The utility dropped out of the N.D. project amid concern about two endangered birds: the piping plover and the whooping crane.
Two months of settlement talks have failed to end a legal dispute over Xcel Energy’s cancellation of a $400 million wind farm in North Dakota, the Minneapolis-based utility said Monday.
Xcel said in a court filing that it spent most of November and December “actively discussing settlement” with the project’s developer, EnXco, even suspending legal work “so the settlement process would have a greater chance of success.”
But the filing Monday said the talks failed, and that litigation in U.S. District Court in Minneapolis will continue.
EnXco, a U.S. affiliate of Paris-based EDF Energies Nouvelles, has sued Xcel, alleging breach of contract for dropping out of the 100-turbine Merricourt wind project almost a year ago.
Xcel quit amid concern about two endangered birds, the piping plover and the whooping crane, that are found on the project site in southeastern North Dakota.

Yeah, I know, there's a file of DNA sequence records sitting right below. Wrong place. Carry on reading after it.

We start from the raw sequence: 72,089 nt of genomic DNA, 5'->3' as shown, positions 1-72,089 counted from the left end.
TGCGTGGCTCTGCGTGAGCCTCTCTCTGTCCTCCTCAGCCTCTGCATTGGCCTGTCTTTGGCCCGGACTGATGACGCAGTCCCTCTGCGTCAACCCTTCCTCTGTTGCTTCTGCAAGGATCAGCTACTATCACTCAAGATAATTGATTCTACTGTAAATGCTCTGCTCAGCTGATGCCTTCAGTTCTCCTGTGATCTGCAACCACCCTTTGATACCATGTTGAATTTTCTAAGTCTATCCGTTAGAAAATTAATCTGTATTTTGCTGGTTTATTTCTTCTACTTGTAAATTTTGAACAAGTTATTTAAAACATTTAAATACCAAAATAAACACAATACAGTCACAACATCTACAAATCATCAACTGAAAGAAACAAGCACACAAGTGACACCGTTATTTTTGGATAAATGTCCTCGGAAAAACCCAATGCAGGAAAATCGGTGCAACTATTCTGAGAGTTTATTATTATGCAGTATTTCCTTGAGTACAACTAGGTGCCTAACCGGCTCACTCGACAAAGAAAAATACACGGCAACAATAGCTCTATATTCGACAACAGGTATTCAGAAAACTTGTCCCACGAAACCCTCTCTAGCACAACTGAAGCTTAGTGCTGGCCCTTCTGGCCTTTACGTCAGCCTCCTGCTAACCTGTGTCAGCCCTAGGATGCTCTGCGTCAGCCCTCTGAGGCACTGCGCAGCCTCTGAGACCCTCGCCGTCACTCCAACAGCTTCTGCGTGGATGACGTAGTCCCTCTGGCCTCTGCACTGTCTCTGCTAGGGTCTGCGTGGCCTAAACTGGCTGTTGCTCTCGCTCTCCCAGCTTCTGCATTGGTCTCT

But EnXco contends that bird-protection issues can be addressed and that Xcel simply wants to save money because wind-power prices dropped after it signed the deal in 2007.
In a statement, EnXco spokeswoman Sandi Briner said the company regrets that it couldn’t reach common ground in the talks, but “we remain open to discussion and are in constant contact with Xcel.”
No construction is happening on the project, near Ellendale, N.D., but Briner said the company remains committed to it and is working with the U.S. Fish and Wildlife Service to address avian issues.
The project was approved by North Dakota regulators last June, but still needs a permit from federal officials in case a protected bird is killed by a turbine blade.
Xcel said pretrial legal work likely will involve questioning more than 25 people in transcribed depositions. The trial will likely occur late this year or early in 2013, Xcel said.